Construction firms face heavy financial losses as the result of a section in last month’s Pensions Act that commits them to retrospective payments, industry experts have warned.
Senior industry figures claim some firms could face bankruptcy as a result of the clause, which commits firms to making pensions payments on behalf of employees transferred to them under the Transfer of Undertakings Protection of Employment (TUPE) regulations.
This is set to have a huge impact on the construction sector, where workforces are frequently transferred between companies.
The fact that the legislation applies retrospectively could prove particularly damaging as clients will not have taken into account the extra expense for which they are now liable. It will leave contractors responsible for the deficit.
Peter Rimmer, head of employment affairs at the Heating and Ventilating Contractors Association, said: “The net result could have a severe impact on profitability and even redundancies because contractors would have no way of passing on these extra costs to clients.”
Rudi Klein, barrister and chief executive of the Specialist Engineering Contractors Group, said that under normal circumstances the regulations would be beneficial as companies would be able to demand more detailed information about the workforce they were about to take over. However, he said that the backdating of the pensions clause meant a large number of firms would suffer unfairly.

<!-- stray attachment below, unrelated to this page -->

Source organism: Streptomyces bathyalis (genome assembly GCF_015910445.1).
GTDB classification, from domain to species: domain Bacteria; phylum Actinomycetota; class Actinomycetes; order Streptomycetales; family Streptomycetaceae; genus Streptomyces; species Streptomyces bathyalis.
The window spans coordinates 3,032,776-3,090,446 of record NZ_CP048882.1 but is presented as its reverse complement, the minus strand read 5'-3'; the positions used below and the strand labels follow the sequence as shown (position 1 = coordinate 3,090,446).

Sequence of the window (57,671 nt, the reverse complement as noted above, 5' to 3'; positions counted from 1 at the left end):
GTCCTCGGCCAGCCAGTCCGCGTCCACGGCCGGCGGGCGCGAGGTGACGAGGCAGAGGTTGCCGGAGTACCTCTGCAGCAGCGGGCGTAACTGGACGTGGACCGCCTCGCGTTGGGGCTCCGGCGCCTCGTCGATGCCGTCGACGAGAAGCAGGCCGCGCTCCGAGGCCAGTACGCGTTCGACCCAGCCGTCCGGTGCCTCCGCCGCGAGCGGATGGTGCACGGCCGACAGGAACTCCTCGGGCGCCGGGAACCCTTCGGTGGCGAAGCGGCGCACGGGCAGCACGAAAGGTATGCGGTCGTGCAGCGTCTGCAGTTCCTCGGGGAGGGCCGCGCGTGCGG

He said: “This will effect a large number of specialist companies and also other contractors.
“Construction will be hit by this as workforces are frequently transferred mid-contract, when one company takes over work from another or when a firm takes on a local labour force for a local authority contract.”
Trade associations are planning to lobby the government over the requirements in the hope of gaining an amendment revoking the back-dating of the clause. Many feel that the section was included without proper consultation.